Dental Office Design – Don’t Assume Adding Or Upgrading Computer Equipment Is A Quick And Easy Decision

This next installment in our series of dental office design case histories talks about upgrading computer equipment in your dental office. We’ll highlite some of the challenges you can encounter when you integrate computers into your dental office design.

It’s almost impossible to go to a movie or bank or any place of business today without seeing a computer happily humming away.  And how many desktops, laptops, tablets and all other forms of computers do you have in your home?  Computers are ubiquitous, and once you get used to having them it’s hard to live without them.

Up until recent times a dental office could function extremely well without a computer and many offices still do. But as the 21st century speeds forward, more and more dental offices are adding computers and most new dental offices plan for them.  

Dental Office Design - Computers in the Dental OfficeIt would seem pretty easy to incorporate computers into your dental office design. Just go to your local electronics store and pick up some computers and monitors, plug them in and you’re set to go. 

Unfortunately it’s generally not that easy.  At least that’s what a customer of mine, Dr. S. found out when he purchased some computers for his new office.

When Dr. S. hired me to work on his dental office design he wasn’t sure what he wanted to do about his computers.  I suggested he contact an Information Technology (IT) specialist so that his office would function smoothly from a computer standpoint.  This was the second dental office for Dr. S., and he said it wouldn’t be necessary since he had done this before. He felt confident he could make the right computer decisions.

Modern dental office design needs to incorporate your computer and technology requirements

While preparing the complete set of dental office design bid plans for Dr. S., I requested and received the dimensions of the new CPU’s he purchased.  I designed cabinets to accommodate the CPUs and sent them along with the completed set of plans to the doctor for approval, which I received.  During construction I made an inspection visit to the jobsite and asked the doctor if he received the CPU’s he ordered. He said that he did.  I asked to see them as I wanted to double-check the dimensions as a precaution.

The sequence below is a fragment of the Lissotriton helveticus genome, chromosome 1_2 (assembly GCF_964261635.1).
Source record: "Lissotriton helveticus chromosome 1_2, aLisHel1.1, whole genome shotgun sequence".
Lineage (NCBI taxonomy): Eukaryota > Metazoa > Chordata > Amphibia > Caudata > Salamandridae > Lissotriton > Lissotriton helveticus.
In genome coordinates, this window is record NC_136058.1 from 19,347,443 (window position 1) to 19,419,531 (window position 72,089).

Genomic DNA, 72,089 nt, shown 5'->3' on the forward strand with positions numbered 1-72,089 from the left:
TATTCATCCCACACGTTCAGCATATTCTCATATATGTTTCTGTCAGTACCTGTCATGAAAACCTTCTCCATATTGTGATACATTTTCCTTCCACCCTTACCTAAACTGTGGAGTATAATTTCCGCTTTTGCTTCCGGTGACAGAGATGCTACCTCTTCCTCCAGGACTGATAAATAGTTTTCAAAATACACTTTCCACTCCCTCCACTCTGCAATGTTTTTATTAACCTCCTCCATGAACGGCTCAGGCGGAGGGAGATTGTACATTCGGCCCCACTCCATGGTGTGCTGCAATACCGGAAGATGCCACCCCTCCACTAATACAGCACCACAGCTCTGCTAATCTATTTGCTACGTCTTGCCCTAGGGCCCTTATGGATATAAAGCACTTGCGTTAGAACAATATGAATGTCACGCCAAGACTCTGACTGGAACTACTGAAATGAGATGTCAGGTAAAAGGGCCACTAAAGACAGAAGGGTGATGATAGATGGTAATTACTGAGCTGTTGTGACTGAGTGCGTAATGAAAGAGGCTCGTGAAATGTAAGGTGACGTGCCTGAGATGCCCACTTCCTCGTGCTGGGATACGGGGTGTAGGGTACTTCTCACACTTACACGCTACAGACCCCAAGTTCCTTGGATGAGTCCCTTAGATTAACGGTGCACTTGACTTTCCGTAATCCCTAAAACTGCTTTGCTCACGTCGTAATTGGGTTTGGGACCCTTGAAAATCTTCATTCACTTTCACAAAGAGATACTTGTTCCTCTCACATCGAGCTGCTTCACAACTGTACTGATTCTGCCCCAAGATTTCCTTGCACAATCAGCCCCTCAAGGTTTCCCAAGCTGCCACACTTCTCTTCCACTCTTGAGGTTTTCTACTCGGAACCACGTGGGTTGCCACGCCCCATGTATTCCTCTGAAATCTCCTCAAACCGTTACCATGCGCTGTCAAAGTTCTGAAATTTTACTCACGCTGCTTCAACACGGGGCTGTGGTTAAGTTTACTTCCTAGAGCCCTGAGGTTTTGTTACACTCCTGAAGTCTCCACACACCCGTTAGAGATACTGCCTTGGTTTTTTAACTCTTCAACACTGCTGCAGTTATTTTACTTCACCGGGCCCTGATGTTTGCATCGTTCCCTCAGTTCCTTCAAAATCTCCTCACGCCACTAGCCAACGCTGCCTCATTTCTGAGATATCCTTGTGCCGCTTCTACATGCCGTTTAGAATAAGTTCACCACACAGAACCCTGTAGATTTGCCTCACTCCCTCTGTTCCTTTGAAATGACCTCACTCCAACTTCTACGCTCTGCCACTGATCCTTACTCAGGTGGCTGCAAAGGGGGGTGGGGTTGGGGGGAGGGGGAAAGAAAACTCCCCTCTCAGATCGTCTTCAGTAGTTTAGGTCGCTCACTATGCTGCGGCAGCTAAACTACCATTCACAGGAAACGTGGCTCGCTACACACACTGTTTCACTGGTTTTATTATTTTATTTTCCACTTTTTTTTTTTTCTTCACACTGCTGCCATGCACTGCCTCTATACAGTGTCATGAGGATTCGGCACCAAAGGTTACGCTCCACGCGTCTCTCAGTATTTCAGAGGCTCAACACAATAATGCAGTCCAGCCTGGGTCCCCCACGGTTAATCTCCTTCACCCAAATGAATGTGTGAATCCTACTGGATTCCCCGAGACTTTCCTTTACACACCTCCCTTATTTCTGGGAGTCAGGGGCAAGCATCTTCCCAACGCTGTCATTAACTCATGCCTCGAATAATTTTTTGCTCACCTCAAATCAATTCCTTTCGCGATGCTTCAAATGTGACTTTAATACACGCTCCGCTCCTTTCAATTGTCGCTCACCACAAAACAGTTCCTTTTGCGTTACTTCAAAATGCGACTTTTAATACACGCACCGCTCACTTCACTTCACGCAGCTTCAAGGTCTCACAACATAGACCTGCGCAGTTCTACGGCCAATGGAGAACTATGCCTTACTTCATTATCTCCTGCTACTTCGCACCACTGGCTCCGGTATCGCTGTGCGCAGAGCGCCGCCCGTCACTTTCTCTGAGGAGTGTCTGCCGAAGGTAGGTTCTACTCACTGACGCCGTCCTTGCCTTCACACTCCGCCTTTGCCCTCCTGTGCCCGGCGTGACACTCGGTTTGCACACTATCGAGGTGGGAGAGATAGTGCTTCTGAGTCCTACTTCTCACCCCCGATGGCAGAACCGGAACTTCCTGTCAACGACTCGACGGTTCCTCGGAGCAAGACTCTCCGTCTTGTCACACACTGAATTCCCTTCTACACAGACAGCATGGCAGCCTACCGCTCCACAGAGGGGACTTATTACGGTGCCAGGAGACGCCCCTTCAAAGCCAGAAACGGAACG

It is a very good thing I did …

While the CPU dimensions were correct, what the doctor didn’t realize was the brand of CPU he purchased needed 21.5” of overall depth rather than the 17” of depth specified by the manufacturer.  Dr. S. planned on running two monitors to each CPU.  The company he purchased the CPU from uses a 4.5” adapter to accommodate 2 monitors.  This means that the CPU would project out of the cabinet by 4 inches.  I contacted the manufacturer who told me that this is how they make it and there is no other option.  

When the doctor asked me what the best course of action would be, I knew it was time for me to contact a dental computer expert so I called Dr. Lorne Lavine.  He suggested the doctor return the CPU’s and advised me of the best computer equipment to get under these circumstances.  But when the doctor tried to return the CPUs the company gave him the run around.  Once again I contacted Dr. Lavine and he gave us the name of his contact at the company and from there everything moved ahead smoothly.

A proper dental office design should always incorporate your computer and technology requirements. When planning on upgrading or building a new dental office you may save yourself a great deal of time and trouble by consulting a qualified dental technology consultant.  

To learn more about dental office technology contact Dr. Lorne Lavine at


You might be interested in these previous “Don’t Assume Anything” dental office design articles …



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